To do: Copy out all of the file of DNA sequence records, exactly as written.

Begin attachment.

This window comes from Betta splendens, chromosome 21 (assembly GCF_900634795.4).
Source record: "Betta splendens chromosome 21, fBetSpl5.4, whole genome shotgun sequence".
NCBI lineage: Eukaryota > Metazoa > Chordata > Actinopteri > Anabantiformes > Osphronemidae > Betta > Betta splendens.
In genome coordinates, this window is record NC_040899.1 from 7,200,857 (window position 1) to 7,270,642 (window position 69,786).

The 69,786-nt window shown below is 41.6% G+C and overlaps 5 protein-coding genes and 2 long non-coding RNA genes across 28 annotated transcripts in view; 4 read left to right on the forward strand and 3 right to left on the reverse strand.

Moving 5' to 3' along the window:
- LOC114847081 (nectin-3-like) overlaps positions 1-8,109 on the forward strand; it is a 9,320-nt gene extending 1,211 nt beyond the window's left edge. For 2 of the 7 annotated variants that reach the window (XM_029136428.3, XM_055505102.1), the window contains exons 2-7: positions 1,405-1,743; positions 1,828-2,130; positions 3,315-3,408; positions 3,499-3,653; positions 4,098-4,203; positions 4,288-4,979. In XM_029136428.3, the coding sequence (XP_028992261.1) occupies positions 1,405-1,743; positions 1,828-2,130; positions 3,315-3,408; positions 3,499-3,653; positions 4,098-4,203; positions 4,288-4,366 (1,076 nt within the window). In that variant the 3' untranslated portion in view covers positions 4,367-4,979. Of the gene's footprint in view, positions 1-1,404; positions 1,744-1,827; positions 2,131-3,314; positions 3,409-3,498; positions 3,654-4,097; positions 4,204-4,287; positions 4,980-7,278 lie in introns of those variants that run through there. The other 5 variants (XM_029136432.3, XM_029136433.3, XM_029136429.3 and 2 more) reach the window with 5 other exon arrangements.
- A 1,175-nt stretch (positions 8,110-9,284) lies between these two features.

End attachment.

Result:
This window comes from Betta splendens, chromosome 21 (assembly GCF_900634795.4).
Source record: "Betta splendens chromosome 21, fBetSpl5.4, whole genome shotgun sequence".
NCBI lineage: Eukaryota > Metazoa > Chordata > Actinopteri > Anabantiformes > Osphronemidae > Betta > Betta splendens.
In genome coordinates, this window is record NC_040899.1 from 7,200,857 (window position 1) to 7,270,642 (window position 69,786).

The 69,786-nt window shown below is 41.6% G+C and overlaps 5 protein-coding genes and 2 long non-coding RNA genes across 28 annotated transcripts in view; 4 read left to right on the forward strand and 3 right to left on the reverse strand.

Moving 5' to 3' along the window:
- LOC114847081 (nectin-3-like) overlaps positions 1-8,109 on the forward strand; it is a 9,320-nt gene extending 1,211 nt beyond the window's left edge. For 2 of the 7 annotated variants that reach the window (XM_029136428.3, XM_055505102.1), the window contains exons 2-7: positions 1,405-1,743; positions 1,828-2,130; positions 3,315-3,408; positions 3,499-3,653; positions 4,098-4,203; positions 4,288-4,979. In XM_029136428.3, the coding sequence (XP_028992261.1) occupies positions 1,405-1,743; positions 1,828-2,130; positions 3,315-3,408; positions 3,499-3,653; positions 4,098-4,203; positions 4,288-4,366 (1,076 nt within the window). In that variant the 3' untranslated portion in view covers positions 4,367-4,979. Of the gene's footprint in view, positions 1-1,404; positions 1,744-1,827; positions 2,131-3,314; positions 3,409-3,498; positions 3,654-4,097; positions 4,204-4,287; positions 4,980-7,278 lie in introns of those variants that run through there. The other 5 variants (XM_029136432.3, XM_029136433.3, XM_029136429.3 and 2 more) reach the window with 5 other exon arrangements.
- A 1,175-nt stretch (positions 8,110-9,284) lies between these two features.